Switch to Ceramic 3D Printing with StoneFlower

 The StoneFlower ceramic extrusion system

The StoneFlower ceramic extrusion system

A new kit to convert your desktop 3D printer to ceramic capability is about to launch. 

Developed by Germany’s StoneFlower, the “Ceramic 3D Printing KIT” includes the hardware necessary to 3D print clay and other paste-like substances. 

The specifications indicate the device can deposit layers as small as 0.3mm, which might seem large when talking about thermoplastics, but is quite appropriate for the typically coarser clay prints. 

As you can see in the video, the system involves a rather tall piston that must be attached to the top of your 3D printer, where a syringe-style mechanism is used to power the paste through the system to the extruder. It has a good capacity per run of 500ml of clay, or about 900g. This means this kit should be able to be installed on larger devices. 

Unlike most other paste extruders, the StoneFlower concept avoids the use of compressed air. That method is obviously noisy, but is also less accurate: compressed air introduces a bit of “bounce” when starting and stopping the system during printing. Instead they say their syringe system is far more accurate, and it makes sense to me. 

The Ceramic 3D Printing KIT also includes an auger mechanism at the nozzle, which apparently is able to eliminate air bubbles within the material flow, which would otherwise pollute the final 3D print with unsightly and structurally weakening gaps.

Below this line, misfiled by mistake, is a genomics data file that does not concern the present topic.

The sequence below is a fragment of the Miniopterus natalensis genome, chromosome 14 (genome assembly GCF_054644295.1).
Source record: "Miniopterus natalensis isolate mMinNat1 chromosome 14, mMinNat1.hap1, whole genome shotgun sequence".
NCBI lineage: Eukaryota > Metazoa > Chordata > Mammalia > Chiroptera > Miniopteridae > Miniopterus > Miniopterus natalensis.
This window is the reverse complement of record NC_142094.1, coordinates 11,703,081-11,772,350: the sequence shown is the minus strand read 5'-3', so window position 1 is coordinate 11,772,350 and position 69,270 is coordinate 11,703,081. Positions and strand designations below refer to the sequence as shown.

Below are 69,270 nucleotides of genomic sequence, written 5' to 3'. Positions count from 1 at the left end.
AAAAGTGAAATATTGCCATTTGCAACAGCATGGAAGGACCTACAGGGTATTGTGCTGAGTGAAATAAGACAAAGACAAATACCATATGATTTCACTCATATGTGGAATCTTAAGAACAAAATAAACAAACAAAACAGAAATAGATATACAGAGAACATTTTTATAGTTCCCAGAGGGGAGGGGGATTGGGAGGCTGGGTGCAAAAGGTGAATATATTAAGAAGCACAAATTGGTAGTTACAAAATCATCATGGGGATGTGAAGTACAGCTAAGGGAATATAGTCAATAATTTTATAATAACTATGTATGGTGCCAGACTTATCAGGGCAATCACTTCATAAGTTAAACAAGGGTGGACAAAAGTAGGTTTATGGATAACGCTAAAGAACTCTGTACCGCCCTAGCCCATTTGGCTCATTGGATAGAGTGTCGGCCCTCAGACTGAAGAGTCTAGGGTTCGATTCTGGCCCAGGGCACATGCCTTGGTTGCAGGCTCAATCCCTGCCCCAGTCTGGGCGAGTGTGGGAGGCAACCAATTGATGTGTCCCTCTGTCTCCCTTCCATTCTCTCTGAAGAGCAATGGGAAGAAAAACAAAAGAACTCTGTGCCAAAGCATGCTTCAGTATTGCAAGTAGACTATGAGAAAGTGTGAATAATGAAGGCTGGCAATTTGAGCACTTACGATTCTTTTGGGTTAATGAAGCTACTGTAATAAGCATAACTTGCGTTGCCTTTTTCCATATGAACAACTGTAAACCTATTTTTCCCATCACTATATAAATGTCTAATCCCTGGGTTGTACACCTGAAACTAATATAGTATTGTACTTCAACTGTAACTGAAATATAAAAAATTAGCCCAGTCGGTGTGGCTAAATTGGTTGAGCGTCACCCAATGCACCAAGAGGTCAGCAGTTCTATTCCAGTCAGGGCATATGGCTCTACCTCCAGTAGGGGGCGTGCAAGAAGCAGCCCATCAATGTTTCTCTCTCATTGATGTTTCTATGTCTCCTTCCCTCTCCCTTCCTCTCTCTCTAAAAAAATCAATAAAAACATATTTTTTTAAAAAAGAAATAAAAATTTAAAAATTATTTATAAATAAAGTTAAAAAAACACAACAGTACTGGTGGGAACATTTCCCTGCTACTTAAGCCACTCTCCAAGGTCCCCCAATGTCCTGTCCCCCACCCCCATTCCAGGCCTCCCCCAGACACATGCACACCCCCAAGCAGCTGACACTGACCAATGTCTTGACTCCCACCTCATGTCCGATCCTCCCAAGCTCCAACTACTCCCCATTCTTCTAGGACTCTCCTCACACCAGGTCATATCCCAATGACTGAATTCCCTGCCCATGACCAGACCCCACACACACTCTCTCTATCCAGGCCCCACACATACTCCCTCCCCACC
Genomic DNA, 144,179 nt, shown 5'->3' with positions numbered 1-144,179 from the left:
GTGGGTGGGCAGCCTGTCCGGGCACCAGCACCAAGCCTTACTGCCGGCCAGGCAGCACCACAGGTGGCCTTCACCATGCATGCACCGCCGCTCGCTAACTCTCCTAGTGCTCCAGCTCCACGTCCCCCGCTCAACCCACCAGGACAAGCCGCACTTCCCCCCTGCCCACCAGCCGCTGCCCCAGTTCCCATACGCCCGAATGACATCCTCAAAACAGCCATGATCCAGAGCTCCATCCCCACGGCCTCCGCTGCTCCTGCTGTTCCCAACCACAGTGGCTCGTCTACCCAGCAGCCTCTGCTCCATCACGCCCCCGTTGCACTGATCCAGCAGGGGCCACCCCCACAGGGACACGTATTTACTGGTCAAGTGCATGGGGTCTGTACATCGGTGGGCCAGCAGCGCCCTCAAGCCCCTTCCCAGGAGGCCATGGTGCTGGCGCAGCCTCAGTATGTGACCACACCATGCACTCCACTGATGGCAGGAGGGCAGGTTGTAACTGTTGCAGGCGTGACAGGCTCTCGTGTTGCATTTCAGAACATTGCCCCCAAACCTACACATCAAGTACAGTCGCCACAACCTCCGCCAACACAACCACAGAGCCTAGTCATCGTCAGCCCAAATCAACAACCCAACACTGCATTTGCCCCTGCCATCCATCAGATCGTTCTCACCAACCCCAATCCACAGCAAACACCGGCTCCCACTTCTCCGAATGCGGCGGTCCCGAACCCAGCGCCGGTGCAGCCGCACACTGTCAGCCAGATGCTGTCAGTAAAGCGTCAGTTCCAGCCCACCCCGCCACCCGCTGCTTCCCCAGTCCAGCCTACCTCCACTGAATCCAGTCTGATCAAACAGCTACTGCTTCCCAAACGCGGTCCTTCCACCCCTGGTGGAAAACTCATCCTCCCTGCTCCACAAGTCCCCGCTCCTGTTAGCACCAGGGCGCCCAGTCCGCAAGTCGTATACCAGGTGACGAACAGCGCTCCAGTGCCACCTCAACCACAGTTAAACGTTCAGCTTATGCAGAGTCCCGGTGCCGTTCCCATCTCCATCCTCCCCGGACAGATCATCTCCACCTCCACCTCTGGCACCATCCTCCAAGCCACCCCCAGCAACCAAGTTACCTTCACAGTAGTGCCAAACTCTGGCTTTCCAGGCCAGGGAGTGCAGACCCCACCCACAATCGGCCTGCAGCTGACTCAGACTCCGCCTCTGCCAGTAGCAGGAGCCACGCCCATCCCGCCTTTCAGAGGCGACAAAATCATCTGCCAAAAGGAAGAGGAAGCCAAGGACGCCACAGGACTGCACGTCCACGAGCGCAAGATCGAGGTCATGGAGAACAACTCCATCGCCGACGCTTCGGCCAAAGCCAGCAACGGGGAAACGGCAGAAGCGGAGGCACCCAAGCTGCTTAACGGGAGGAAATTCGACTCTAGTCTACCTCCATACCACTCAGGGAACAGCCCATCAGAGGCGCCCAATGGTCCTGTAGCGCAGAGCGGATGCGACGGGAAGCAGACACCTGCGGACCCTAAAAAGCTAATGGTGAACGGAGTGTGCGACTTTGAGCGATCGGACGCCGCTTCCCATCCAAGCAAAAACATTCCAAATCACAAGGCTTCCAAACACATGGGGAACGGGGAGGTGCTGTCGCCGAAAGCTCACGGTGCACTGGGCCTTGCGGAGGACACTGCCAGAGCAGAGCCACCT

The StoneFlower ceramic extruder

The StoneFlower ceramic extruder

A side effect of this is that the system is able to handle much more rigid pastes, and this is of particular interest with clay. Most paste extruders require rather liquidy clays, which have the unfortunate effect of slumping once extruded. This means you will have great difficulty in 3D printing finer details and especially overhangs. 

The only extrusion-style ceramic 3D printing system we’ve seen that overcomes this was an experimental system that involved a massive power piston to push “raw”, unlubricated clay through a nozzle. But this system has yet to hit the market. 

 A ceramic 3D print made with StoneFlower's ceramic extrusion system

A ceramic 3D print made with StoneFlower's ceramic extrusion system

While the StoneFlower system does not accept raw clay, it requires only slight wetting. They say: 

The StoneFlower Ceramic 3D Printing KIT works even with thick just slightly diluted clay, providing mechanically stable prints.  

That’s a huge advantage over most of the paste extruders you will see on the market. 

Finally, they also say that they’ve designed the system to permit easy disassembly for cleaning, something that is mandatory in ceramic systems. You don’t want stone solidifying in your material path, do you? 

One thing I am wondering about is the difficulty of installation of this kit on various 3D printers. It’s quite a tall system, which obviously requires an open top - meaning it’s likely this is not applicable for systems with full enclosures. But I am certain they will explain more when they launch the product. 

Alas, the Ceramic 3D Printing KIT is not quite available for purchase yet. They do plan to launch a Kickstarter sometime in January, and expect to post a price of €450 (USD$530), with shipping for the following April. 

Via StoneFlower

General Fabb

Kerry Stevenson, aka "General Fabb" has been writing Fabbaloo posts since he launched the venture in 2007, with an intention to promote and grow the incredible technology of 3D printing across the world. So far, it seems to be working!

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